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In an optimization problem I keep in a queue a lot of candidate solutions which I examine according to their priority.

Each time I handle one candidate, it is removed form the queue but it produces several new candidates making the number of cadidates to grow exponentially. To handle this I assign a relevancy to each candidate, whenever a candidate is added to the queue, if there is no more space avaliable, I replace (if appropiate) the least relevant candidate currently in the queue with the new one.

In order to do this efficiently I keep a large (fixed size) array with the candidates and two linked indirect binary heaps: one handles the candidates in decreasing priority order, and the other in ascending relevancy.

This is efficient enough for my purposes and the supplementary space needed is about 4 ints/candidate which is also reasonable. However it is complicated to code, and it doesn't seem optimal.

My question is if you know of a more adequate data structure or of a more natural way to perform this task without losing efficiency.

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What about not inserting the X least relevant/prior candidates? As with an exponential growth those wouldn't be accessed anyway. You might want to variate X based on the size of the queue to allow the queue to get initial data. But still, your queue will fill, is there a stop condition? – Tom Wijsman Jan 4 '11 at 0:28
@TomWij You don't know they are the least relevant until you find some candidates that are worse. In the problems tha I'm interested there are ussualy no stop conditions – Esteban Crespi Jan 4 '11 at 0:31
When I generate a new candidate I compute a value based on a simple easily computable property which I think will generate more probably a good solution. So the relevancy is an heuristic used to prefer a priory some candidates (and their offspring) over others, I'm not sure of how to call it. – Esteban Crespi Jan 4 '11 at 0:48
Does relevancy matter only for candidates of equal or less priority? – Eugen Constantin Dinca Jan 4 '11 at 2:46
No it doesn't, relevancy and priority are independent. – Esteban Crespi Jan 4 '11 at 8:39

Here's an efficient solution that doesn't change the time or space complexity over a normal heap:

In a min-heap, every node is less than both its children. In a max-heap, every node is greater than its children. Let's alternate between a min and max property for each level making it: every odd row is less than its children and its grandchildren, and the inverse for even rows. Then finding the smallest node is the same as usual, and finding the largest node requires that we look at the children of the root and take the largest. Bubbling nodes (for insertion) becomes a bit tricker, but it's still the same O(logN) complexity.

Keeping track of capacity and popping the smallest (least relevant) node is the easy part.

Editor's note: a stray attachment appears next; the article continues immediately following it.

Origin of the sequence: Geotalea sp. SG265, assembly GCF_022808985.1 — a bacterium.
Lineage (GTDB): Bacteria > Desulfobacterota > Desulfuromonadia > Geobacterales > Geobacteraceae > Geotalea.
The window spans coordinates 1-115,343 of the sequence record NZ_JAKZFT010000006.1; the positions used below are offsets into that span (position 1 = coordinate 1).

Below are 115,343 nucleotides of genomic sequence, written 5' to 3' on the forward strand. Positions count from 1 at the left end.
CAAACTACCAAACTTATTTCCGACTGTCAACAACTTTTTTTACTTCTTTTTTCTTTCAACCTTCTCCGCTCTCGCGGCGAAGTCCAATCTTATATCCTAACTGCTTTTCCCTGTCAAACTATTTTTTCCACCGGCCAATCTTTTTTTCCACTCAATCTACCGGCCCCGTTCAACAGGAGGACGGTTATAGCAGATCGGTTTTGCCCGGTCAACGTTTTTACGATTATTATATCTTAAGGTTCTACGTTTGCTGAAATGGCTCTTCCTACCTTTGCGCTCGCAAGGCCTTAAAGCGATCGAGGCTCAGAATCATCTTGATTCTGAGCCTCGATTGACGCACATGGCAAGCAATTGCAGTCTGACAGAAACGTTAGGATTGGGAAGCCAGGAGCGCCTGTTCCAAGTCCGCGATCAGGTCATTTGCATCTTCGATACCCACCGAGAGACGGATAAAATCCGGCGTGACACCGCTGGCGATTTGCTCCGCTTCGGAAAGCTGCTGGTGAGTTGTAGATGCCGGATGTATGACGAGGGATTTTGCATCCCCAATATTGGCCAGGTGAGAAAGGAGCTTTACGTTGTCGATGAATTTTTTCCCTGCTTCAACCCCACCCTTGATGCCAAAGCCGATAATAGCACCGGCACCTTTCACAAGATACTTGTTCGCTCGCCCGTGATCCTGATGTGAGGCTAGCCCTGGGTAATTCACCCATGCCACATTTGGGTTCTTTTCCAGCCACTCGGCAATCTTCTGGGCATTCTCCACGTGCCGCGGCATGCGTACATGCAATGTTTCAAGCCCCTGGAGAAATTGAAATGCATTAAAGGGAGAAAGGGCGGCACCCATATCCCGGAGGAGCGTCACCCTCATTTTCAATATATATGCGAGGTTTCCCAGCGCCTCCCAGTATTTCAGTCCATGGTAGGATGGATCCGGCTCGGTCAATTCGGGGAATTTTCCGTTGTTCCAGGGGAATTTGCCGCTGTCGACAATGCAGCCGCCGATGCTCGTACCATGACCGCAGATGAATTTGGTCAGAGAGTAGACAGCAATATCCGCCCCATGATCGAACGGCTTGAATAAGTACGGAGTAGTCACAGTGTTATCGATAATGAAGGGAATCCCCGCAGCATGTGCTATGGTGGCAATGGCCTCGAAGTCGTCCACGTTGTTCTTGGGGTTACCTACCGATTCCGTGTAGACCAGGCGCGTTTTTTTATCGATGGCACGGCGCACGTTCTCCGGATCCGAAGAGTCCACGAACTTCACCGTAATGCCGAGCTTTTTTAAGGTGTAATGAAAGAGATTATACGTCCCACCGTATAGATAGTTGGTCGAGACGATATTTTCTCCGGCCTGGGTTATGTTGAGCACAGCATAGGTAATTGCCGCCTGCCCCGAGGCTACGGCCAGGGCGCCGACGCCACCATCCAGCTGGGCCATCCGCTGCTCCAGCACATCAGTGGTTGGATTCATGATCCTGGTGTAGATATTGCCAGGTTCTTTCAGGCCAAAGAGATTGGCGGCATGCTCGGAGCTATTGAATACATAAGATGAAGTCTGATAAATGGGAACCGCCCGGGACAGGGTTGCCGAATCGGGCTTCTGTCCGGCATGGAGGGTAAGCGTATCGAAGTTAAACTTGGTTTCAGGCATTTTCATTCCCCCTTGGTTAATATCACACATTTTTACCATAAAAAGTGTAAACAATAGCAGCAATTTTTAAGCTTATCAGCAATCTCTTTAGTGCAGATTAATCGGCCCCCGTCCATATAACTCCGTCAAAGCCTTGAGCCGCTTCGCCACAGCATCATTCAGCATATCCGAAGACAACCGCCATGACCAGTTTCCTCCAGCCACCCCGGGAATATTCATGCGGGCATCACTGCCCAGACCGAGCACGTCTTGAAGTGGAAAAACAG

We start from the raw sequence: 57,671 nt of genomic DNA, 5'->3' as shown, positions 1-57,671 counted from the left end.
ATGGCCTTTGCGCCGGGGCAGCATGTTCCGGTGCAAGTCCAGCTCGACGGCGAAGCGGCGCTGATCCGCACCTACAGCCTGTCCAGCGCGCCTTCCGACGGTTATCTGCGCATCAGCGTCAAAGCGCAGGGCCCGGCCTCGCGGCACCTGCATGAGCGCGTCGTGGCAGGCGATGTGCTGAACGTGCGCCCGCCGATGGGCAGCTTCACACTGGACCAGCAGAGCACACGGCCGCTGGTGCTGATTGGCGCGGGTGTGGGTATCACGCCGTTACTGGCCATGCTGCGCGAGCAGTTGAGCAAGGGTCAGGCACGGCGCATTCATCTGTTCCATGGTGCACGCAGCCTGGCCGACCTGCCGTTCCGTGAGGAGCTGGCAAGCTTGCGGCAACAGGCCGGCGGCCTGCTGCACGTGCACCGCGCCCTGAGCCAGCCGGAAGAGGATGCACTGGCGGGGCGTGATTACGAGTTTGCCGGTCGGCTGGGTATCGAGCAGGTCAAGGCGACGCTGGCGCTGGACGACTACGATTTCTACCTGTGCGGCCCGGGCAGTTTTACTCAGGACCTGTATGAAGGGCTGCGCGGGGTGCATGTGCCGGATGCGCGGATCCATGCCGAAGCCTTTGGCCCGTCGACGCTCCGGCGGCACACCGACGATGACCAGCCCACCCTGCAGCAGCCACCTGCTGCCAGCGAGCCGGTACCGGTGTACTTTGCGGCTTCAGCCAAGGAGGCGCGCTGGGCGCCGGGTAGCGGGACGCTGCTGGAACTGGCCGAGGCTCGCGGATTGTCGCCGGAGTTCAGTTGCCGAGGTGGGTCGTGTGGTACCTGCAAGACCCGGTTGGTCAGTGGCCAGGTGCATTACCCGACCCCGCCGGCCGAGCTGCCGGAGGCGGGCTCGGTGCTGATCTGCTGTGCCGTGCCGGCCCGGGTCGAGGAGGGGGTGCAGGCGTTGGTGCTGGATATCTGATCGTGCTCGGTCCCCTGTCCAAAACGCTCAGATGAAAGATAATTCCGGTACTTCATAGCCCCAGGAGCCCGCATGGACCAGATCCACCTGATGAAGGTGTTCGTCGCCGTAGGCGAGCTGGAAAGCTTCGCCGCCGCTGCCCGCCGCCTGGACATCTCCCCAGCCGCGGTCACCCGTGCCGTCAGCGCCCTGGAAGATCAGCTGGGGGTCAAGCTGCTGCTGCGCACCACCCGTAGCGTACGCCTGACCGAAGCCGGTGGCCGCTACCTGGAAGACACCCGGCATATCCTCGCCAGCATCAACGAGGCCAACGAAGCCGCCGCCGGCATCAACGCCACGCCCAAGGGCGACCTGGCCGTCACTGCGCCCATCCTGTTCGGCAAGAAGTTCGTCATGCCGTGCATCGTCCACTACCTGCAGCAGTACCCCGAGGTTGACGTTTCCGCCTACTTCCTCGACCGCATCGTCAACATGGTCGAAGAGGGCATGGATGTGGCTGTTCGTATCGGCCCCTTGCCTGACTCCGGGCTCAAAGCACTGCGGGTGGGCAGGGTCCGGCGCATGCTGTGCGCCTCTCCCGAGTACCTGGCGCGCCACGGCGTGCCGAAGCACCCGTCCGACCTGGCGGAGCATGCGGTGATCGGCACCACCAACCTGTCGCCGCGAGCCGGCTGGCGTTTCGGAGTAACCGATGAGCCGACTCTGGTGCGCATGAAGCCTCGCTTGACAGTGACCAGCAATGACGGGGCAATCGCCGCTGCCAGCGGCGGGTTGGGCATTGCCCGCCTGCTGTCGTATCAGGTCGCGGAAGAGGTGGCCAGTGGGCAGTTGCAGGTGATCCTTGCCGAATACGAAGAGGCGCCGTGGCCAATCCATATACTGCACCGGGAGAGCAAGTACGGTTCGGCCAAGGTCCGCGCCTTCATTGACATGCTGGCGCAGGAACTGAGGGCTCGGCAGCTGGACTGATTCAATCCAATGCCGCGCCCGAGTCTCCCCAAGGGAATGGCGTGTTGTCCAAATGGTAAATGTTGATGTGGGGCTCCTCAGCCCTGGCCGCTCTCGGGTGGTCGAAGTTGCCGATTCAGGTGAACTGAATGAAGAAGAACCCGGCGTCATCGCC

EDIT: This appears to be a standard min-max heap! See here for a description. There's a C implementation: header, source and example. Here's an example graph:

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@marcog +1 Haven't learned that at university, pretty interesting. – Tom Wijsman Jan 4 '11 at 0:45
@Esteban… – Tom Wijsman Jan 4 '11 at 0:45
@TomWij Oh, so I guess there's a standard data-structure :) /me looks to see how it compares to my idea. – marcog Jan 4 '11 at 0:48
It's the same idea! – marcog Jan 4 '11 at 0:50
Your solution seems valid when the priority and the relevancy are the same quantity and I discard the items with least priority, but I'm not sure how to use it when they are different quantities. – Esteban Crespi Jan 4 '11 at 1:02

"Optimal" is hard to judge (near impossible) without profiling.

Sometimes a 'dumb' algorithm can be the fastest because intel CPUs are incredibly fast at dumb array scans on contiguous blocks of memory especially if the loop and the data can fit on-chip. By contrast, jumping around following pointers in a larger block of memory that doesn't fit on-chip can be tens or hundreds or times slower.

You may also have the issues when you try to parallelize your code if the 'clever' data structure introduces locking thus preventing multiple threads from progressing simultaneously.

I'd recommend profiling both your current, the min-max approach and a simple array scan (no linked lists = less memory) to see which performs best. Odd as it may seem, I have seen 'clever' algorithms with linked lists beaten by simple array scans in practice often because the simpler approach uses less memory, has a tighter loop and benefits more from CPU optimizations. You also potentially avoid memory allocations and garbage collection issues with a fixed size array holding the candidates.

One option you might want to consider whatever the solution is to prune less frequently and remove more elements each time. For example, removing 100 elements on each prune operation means you only need to prune 100th of the time. That may allow a more asymmetric approach to adding and removing elements.

But overall, just bear in mind that the computer-science approach to optimization isn't always the practical approach to the highest performance on today and tomorrow's hardware.

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Thanks for your suggestions, I agree with you in your considerations. In this case however, I'm handling a very large array, which makes the scan impractical. The binary heap is very efficient data structure both theoretically and practically and I hoped some variation might be used in my problem. – Esteban Crespi Jan 4 '11 at 1:29

If you use skip-lists instead of heaps you'll have O(1) time for dequeuing elements while still doing searches in O(logn).
On the other hand a skip list is harder to implement and uses more space than a binary heap.

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